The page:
Near patient molecular diagnostics test for infections

Period of Performance: 08/01/2017 - 07/31/2018

$1MM

Phase SBIR

Recipient Firm

Genefluidics, Inc.
Irwindale, CA 91010
Principal Investigator

Abstract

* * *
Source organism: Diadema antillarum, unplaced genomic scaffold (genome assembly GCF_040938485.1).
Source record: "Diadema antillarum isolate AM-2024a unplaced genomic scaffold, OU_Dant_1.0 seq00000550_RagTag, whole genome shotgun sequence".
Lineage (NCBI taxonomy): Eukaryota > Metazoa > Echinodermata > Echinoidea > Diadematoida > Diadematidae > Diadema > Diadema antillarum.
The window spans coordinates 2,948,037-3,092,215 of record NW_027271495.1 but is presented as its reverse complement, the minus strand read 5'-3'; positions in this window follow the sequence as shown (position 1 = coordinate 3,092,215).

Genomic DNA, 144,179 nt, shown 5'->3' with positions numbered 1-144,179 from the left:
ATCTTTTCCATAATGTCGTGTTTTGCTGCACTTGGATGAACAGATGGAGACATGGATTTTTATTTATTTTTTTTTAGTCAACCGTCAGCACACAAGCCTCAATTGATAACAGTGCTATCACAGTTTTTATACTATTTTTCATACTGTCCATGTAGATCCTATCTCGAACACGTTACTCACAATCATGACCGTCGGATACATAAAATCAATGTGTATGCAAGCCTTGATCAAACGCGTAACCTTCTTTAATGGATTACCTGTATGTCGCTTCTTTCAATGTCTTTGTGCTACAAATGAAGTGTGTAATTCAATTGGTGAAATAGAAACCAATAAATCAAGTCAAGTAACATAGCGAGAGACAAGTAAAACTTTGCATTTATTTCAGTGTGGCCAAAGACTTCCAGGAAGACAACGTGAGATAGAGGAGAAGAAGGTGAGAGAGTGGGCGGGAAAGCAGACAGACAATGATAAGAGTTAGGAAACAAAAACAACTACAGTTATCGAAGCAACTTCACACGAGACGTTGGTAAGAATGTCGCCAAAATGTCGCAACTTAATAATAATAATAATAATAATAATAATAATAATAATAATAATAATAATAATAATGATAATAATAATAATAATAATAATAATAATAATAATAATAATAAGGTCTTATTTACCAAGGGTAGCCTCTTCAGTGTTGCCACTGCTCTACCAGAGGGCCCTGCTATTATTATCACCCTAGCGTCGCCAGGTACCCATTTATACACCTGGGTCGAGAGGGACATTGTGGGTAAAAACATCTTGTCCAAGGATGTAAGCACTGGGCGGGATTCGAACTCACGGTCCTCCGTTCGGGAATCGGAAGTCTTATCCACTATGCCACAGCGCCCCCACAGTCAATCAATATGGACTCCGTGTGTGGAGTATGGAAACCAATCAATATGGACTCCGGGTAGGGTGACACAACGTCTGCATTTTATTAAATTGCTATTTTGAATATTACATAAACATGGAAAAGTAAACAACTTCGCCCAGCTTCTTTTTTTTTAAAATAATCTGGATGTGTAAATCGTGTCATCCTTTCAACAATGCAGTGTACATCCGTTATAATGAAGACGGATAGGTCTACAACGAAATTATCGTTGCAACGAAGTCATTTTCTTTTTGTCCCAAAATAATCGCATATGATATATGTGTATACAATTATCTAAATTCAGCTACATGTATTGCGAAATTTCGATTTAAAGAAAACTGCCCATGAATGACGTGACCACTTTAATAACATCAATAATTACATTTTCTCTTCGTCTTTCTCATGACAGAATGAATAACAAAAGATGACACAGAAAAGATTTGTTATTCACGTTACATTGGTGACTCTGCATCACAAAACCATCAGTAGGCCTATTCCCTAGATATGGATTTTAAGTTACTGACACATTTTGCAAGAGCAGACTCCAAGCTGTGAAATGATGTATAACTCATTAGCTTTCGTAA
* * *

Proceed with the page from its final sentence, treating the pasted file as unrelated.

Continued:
ABSTRACT Currently, there are no FDA cleared molecular-based tests for urinary tract infection (UTI) pathogen identification and antimicrobial susceptibility testing to replace the 'gold standard' of dipstick urinalysis and urine culturing. All pathogen identification tests still rely on clinical isolates from urine cultures, largely unchanged from Koch's postulates developed in the 19th century as general guidelines to identify pathogens. What has changed over time, however, is the dramatic and progressive emergence of antibiotic resistance among these pathogens. Data from the Centers for Disease Control and Prevention (CDC) National Healthcare Safety Network (NHSN) indicate that 70% of the pathogens isolated from hospital-acquired infections (HAIs) now are resistant to at least 2 major classes of antibiotics. Recent developments in molecular diagnostic testing for multidrug resistant (MDR) pathogens can provide a sensitive, specific, and real-time solution to support active surveillance-driven infection control interventions, but these PCR-based tests can only be performed on simple specimen matrices such as swabs or positive blood culture media (1:10 blood-to-broth ratio). No molecular-based method is cleared by the FDA to test directly on urine or whole blood samples. The goal of this Commercialization Readiness Pilot (CRP) Grant is to accelerate the commercialization effort of the program outcome from our NIAID SBIR R44AI088756 project titled ?An Integrated Diagnostic System for Rapid Antimicrobial Susceptibility Testing (AST)?. We propose technical assistance on regulatory strategy development and cost-effective manufacturing, as well as later stage research and development activities on independent replication of key studies in compliance with FDA requirements and ISO 13485 standards. The goal of our NIAID Advanced Technology SBIR project is to develop and validate RAST (rapid antimicrobial susceptibility testing), an integrated and compact diagnostic system that enables clinicians direct point-of-care (POC) with an evidence-based selection of antibiotics for treatment of acute bacterial infections. Our first compact automated system is capable of rapid pathogen identification (ID) and AST directly from patient's samples with evidenced-based information to start patient-specific antimicrobial treatment. It is expected to obtain a CE Mark after the coming ISO 13485 surveillance certification audit in February 2016. However, the FDA clearance is hindered by: (1) no molecular-based predicate test cleared by the FDA for urinary tract infections (UTI), (2) the low cost of conventional dipstick urinalysis tests, and (3) the lack of fresh urine specimens through a multi- site clinical feasibility study. We will overcome these hurdles through the following aims: TECHNICAL ASSISTANCE Aim 1: Obtain a risk-based classification of the Class II device through a de novo request with external regulatory assistance from NSF International (an international certification organization) in 18 months Aim 2: Reduce the cost of goods sold of <$3 for cartridge and <$5k for system with external manufacturing development assistance LATE STAGE RESEARCH AND DEVELOPMENT ACTIVITIES Aim 3: Conduct a multi-center clinical performance study and demonstrate >95% clinical sensitivity/specificity and >95% susceptibility categorical agreement In this study, we focus on validating the rapid UTI diagnostic device according to federal regulations 21 CFR 866.2660 (microorganism differentiation and identification device), 21 CFR 866.1640 (antimicrobial susceptibility test powder), and 21 CFR 866.1645 (fully automated, short-term incubation cycle antimicrobial susceptibility testing system). The FDA product codes for such systems are ?JSS? and ?LON.? The regulatory strategy will be finalized in Aim 1 (Regulatory) for preparation of the clinical protocol and multicenter clinical performance study in Aim 3 (Clinical study) that will utilize the cost-effective system and consumables optimized in Aim 2 (Manufacturing).